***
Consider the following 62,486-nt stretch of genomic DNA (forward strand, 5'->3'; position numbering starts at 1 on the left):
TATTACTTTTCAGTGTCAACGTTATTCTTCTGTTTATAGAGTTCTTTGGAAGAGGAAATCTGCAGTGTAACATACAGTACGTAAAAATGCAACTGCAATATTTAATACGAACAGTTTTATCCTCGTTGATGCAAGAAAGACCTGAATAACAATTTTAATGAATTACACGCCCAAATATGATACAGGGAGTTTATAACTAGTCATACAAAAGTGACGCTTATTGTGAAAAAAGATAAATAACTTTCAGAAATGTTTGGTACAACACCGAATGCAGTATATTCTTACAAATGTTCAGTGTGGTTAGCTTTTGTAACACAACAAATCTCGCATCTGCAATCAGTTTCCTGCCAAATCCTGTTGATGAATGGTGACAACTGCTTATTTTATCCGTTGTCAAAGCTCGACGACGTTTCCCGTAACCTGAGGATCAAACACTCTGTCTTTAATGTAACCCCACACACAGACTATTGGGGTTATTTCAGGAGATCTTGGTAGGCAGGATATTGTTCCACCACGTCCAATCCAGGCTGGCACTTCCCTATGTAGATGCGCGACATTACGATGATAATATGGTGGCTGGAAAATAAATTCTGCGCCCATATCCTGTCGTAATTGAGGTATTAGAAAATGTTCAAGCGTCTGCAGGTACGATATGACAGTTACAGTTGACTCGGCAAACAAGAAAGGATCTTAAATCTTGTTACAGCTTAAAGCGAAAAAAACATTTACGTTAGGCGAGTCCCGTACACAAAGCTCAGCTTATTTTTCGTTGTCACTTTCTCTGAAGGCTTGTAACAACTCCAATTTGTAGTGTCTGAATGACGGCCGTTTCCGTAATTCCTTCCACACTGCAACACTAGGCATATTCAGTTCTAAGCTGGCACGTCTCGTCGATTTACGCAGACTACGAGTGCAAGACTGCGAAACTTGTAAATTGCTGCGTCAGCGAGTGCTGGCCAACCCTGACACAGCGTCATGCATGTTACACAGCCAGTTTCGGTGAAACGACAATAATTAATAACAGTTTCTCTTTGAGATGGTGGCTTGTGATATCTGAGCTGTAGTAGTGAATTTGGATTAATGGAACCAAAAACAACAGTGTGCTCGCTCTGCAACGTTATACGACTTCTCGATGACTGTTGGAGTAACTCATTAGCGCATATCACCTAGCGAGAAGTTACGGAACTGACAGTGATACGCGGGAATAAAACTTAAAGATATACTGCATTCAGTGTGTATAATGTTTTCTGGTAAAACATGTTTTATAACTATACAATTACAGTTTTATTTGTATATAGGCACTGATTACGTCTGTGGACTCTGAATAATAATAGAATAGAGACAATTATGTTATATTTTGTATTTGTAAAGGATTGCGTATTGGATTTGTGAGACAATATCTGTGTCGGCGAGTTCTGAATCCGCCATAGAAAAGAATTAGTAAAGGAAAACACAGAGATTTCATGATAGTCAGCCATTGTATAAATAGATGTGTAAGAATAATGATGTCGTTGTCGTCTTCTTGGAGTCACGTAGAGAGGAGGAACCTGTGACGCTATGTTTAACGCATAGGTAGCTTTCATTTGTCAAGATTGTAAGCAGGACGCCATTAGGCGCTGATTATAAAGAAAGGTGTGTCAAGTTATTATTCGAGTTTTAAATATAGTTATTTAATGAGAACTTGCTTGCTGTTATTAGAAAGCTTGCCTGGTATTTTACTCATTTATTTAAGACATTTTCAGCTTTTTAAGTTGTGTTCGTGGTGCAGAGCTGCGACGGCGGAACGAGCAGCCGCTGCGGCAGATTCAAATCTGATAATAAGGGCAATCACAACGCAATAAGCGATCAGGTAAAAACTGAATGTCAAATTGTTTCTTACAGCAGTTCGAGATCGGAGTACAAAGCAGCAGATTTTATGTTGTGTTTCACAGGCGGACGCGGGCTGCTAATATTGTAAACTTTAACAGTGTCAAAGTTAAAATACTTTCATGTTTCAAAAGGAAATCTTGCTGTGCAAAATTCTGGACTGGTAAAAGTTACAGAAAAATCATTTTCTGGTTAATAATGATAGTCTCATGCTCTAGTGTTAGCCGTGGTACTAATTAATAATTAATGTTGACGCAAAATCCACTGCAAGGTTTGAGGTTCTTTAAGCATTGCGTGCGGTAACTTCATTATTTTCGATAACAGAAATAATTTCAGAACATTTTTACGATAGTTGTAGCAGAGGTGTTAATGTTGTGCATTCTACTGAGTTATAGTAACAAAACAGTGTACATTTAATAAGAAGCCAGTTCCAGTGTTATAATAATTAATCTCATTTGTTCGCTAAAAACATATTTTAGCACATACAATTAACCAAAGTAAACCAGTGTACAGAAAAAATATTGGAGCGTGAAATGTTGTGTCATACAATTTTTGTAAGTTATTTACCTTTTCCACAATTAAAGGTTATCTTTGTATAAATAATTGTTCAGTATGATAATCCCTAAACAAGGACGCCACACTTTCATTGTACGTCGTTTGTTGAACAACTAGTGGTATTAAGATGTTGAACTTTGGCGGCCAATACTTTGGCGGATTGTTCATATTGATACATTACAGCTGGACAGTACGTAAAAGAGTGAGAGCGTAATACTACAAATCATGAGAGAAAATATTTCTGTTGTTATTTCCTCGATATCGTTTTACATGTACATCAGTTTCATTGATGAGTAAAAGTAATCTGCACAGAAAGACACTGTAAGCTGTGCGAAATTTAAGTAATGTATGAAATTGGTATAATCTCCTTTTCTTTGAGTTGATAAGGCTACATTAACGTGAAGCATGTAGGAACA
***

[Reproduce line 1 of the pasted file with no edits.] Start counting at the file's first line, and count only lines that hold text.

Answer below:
Consider the following 62,486-nt stretch of genomic DNA (forward strand, 5'->3'; position numbering starts at 1 on the left):